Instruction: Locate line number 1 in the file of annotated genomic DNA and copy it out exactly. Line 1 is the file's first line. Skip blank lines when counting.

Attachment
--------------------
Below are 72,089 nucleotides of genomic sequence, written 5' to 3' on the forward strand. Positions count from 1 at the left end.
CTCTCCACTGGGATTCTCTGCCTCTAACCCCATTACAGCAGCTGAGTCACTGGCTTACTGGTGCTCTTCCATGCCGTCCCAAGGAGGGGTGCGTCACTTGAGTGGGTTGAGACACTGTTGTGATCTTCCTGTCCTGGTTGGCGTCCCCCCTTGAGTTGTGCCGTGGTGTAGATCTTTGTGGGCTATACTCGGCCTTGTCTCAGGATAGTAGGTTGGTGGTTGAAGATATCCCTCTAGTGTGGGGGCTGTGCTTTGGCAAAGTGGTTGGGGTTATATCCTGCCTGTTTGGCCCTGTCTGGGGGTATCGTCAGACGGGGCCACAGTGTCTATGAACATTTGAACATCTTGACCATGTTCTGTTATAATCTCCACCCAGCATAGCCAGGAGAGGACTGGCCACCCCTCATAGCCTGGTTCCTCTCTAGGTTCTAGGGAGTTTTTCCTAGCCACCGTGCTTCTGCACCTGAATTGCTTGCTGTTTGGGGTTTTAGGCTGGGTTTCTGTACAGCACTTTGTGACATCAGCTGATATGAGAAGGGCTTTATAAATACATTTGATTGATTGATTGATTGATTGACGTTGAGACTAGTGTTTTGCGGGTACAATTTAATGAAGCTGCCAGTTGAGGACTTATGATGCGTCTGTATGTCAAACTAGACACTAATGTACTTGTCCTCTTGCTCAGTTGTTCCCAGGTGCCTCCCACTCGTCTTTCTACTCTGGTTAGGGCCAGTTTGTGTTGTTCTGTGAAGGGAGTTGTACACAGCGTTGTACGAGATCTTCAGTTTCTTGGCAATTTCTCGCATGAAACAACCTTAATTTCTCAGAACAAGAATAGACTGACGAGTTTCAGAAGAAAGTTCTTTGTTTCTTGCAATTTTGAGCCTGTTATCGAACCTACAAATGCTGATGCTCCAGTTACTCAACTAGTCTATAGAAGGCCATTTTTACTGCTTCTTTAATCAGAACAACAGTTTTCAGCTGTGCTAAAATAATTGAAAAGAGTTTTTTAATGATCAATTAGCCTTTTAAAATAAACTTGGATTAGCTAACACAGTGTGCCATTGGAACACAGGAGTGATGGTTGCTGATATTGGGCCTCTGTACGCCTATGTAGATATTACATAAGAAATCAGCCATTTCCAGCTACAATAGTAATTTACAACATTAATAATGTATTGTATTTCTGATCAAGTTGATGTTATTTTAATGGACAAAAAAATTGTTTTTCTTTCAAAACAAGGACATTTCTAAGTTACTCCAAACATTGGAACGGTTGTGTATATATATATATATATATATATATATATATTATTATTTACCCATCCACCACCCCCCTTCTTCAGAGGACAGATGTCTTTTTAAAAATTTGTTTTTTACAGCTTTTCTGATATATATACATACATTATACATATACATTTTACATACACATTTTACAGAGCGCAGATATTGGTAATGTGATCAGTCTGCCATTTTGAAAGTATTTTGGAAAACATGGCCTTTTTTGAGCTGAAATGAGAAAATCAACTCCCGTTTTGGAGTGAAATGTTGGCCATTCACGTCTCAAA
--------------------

Below are 72,089 nucleotides of genomic sequence, written 5' to 3' on the forward strand. Positions count from 1 at the left end.